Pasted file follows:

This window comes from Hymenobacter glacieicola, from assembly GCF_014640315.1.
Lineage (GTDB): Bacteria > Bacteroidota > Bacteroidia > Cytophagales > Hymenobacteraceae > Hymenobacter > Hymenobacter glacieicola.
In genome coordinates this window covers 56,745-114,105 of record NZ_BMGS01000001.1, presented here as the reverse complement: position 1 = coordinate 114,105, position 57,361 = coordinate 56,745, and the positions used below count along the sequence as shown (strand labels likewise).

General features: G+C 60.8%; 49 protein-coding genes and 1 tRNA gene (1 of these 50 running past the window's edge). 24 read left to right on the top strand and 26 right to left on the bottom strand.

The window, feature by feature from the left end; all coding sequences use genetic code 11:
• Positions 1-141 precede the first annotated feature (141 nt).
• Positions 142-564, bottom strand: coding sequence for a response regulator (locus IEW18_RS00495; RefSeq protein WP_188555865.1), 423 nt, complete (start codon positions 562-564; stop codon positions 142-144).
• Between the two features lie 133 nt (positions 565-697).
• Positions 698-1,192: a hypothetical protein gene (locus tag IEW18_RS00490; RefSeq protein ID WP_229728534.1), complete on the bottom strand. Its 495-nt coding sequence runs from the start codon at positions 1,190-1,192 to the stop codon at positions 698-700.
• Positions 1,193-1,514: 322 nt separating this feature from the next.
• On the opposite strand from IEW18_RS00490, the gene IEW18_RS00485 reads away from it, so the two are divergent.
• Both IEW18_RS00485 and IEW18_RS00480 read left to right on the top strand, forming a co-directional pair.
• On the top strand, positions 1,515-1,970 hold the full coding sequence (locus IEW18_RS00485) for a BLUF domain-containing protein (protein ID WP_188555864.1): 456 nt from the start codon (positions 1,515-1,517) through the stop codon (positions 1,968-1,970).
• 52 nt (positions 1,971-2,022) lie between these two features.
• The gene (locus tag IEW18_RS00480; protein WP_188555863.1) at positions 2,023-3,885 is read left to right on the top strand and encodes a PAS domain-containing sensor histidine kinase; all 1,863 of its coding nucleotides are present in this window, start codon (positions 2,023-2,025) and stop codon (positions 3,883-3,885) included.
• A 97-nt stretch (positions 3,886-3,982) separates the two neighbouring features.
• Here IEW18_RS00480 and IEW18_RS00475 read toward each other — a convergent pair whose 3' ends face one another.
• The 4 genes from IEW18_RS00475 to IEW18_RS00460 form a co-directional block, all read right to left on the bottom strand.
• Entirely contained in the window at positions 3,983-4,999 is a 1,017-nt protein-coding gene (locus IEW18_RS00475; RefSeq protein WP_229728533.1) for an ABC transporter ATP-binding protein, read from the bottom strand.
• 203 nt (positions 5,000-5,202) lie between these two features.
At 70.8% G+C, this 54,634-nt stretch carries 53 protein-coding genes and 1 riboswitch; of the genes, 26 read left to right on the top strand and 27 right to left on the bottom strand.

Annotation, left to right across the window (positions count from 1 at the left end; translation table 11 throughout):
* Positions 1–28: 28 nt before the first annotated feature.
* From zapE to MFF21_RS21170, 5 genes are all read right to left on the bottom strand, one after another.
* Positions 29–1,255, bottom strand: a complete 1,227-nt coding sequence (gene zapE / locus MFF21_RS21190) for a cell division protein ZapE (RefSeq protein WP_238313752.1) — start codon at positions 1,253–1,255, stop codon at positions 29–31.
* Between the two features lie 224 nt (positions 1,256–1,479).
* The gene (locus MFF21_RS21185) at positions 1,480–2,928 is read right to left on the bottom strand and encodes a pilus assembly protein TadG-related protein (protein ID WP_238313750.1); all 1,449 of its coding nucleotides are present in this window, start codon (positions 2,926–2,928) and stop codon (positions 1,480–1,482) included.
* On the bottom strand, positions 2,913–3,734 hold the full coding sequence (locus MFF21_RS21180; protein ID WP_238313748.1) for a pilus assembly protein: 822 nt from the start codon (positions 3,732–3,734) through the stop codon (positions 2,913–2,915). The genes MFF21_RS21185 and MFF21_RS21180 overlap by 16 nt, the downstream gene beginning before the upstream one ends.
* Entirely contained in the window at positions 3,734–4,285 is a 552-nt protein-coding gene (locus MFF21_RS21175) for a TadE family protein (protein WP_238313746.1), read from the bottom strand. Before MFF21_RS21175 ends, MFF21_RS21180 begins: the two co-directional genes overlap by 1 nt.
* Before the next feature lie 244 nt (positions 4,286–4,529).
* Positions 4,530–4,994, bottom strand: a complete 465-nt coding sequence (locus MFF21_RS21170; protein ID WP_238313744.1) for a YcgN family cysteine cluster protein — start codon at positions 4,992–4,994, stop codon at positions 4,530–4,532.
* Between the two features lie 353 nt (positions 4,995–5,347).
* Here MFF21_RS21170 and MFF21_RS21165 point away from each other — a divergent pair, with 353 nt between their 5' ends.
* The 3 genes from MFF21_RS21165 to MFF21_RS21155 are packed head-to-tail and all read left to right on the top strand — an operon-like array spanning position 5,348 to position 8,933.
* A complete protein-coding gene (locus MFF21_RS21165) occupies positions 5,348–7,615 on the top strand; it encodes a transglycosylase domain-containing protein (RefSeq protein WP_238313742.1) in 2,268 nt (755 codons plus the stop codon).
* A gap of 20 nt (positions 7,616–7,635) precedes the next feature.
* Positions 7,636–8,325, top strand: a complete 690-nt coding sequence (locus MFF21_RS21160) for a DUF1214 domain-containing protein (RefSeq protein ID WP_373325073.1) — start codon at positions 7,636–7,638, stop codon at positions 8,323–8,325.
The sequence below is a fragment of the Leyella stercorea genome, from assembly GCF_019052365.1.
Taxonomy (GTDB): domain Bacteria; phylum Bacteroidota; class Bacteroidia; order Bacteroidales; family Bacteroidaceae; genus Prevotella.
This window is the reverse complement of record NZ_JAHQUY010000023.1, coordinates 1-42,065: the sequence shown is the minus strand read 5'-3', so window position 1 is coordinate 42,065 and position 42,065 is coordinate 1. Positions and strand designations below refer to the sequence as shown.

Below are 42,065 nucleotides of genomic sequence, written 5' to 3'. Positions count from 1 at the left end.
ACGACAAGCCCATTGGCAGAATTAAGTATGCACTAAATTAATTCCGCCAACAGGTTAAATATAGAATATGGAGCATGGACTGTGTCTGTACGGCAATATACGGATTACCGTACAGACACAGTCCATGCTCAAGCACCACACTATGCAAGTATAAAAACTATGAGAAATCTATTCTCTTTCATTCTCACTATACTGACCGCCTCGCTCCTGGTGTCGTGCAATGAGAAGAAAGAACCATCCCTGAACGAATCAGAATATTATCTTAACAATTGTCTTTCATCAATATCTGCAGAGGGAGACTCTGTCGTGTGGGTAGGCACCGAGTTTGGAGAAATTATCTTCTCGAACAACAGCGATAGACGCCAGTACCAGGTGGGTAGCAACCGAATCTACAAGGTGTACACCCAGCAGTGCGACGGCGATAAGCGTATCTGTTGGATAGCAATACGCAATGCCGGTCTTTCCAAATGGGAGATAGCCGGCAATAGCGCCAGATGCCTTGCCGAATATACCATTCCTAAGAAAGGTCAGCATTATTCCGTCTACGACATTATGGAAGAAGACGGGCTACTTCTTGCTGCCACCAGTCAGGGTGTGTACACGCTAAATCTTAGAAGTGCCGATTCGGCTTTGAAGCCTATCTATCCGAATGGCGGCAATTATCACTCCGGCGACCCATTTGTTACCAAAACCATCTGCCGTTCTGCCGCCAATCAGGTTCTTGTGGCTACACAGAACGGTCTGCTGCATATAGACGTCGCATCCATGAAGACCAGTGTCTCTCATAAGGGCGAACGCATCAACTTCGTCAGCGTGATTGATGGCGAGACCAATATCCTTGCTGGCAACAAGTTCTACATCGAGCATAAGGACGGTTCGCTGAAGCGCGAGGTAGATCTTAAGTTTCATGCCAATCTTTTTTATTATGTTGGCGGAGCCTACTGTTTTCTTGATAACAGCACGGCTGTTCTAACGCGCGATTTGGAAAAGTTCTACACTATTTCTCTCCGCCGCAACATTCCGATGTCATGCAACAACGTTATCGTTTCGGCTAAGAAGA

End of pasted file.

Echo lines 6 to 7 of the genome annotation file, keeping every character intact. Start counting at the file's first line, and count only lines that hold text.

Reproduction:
• Positions 1-141 precede the first annotated feature (141 nt).
• Positions 142-564, bottom strand: coding sequence for a response regulator (locus IEW18_RS00495; RefSeq protein WP_188555865.1), 423 nt, complete (start codon positions 562-564; stop codon positions 142-144).